Pussy is a byproduct of being a successful, self-made Alpha, not a pre-requisite. There is more to a man's life than beating up vagina.

            [–]Subtletorious 1 point2 points  (8 children)

            That would be an argument for diversifying sources of information rather than diluting one specialised source.

            [–]Endorsed ContributorScholarInRed 0 points1 point  (5 children)

            Sorry, but I can't make sense of that. What?

            [–]Subtletorious 0 points1 point  (0 children)

            "That would be an argument for diversifying sources of information rather than diluting one specialised source."

            That comment means each source of information should specialise in its field. For example, fishing magazines should not try to mix interior design. Fishing magazines should focus on fishing and interior design magazines should focus on interior design. Meanwhile, the broadminded reader should then select from each publication information relevent to themself. However, no reader should expect either magazine to diversify for the sake of compensating the readers laziness.

            Hope that clears things up.

            [–][deleted]  (3 children)

            [deleted]

              [–]Senior Endorsed ContributorCopperFox3c 12 points13 points  (0 children)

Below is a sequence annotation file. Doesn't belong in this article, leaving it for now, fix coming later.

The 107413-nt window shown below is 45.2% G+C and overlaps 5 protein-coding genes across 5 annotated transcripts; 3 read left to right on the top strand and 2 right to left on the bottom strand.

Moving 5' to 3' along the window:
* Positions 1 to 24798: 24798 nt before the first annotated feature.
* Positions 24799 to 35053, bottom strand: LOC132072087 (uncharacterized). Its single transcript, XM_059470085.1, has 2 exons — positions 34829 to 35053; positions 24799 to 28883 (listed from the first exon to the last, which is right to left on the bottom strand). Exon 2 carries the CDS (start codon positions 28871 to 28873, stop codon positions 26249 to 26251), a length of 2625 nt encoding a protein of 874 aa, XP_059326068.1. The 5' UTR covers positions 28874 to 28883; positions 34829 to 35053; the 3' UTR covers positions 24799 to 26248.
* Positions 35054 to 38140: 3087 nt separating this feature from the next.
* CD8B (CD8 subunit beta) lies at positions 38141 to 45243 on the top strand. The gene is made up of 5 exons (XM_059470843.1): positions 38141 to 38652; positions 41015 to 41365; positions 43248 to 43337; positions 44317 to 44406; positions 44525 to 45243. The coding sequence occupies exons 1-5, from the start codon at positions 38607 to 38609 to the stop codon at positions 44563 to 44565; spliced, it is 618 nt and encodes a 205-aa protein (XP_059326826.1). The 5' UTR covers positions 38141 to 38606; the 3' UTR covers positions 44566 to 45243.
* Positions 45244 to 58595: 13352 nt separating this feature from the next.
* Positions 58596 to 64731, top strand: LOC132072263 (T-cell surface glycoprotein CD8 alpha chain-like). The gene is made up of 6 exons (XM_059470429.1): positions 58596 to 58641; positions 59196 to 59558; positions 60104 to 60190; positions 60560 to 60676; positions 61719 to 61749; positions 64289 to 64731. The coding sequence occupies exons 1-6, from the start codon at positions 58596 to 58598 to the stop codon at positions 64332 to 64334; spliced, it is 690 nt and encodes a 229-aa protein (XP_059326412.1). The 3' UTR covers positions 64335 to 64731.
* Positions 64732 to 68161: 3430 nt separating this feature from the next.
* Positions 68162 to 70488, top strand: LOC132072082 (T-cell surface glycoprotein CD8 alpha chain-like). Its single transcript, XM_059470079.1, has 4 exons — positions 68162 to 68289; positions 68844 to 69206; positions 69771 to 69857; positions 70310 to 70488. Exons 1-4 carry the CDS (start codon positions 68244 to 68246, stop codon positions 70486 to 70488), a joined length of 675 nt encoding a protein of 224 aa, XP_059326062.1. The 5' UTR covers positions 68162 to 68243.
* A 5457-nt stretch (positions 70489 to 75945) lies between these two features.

Then why not go to r/seduction for sexual strategy too? The point of TRP is that all of these things are interconnected. When we talk about one, we are really talking about the other.

              Those other "specialized" subs don't see that.

              [–]Endorsed ContributorScholarInRed 1 point2 points  (0 children)

              Oh. In that case, I would argue that it's good to make posts like this. Even if that topic is of little relevance, the real question is whether or not it deserves to take up the space of one post on the sub.

              After that, I fail to see why you would criticise that post being as comprehensive as possible. If you don't want that information, then great - you can scroll past it because it's just one post. But if you do want it, then OP has saved you legwork (which is hard work which isn't going to improve you) so that you can get on with the hard work which will improve you - reading and learning.

              My view is; if you don't need it, scroll on and let those who do need it, enjoy it.

              [–][deleted]  (1 child)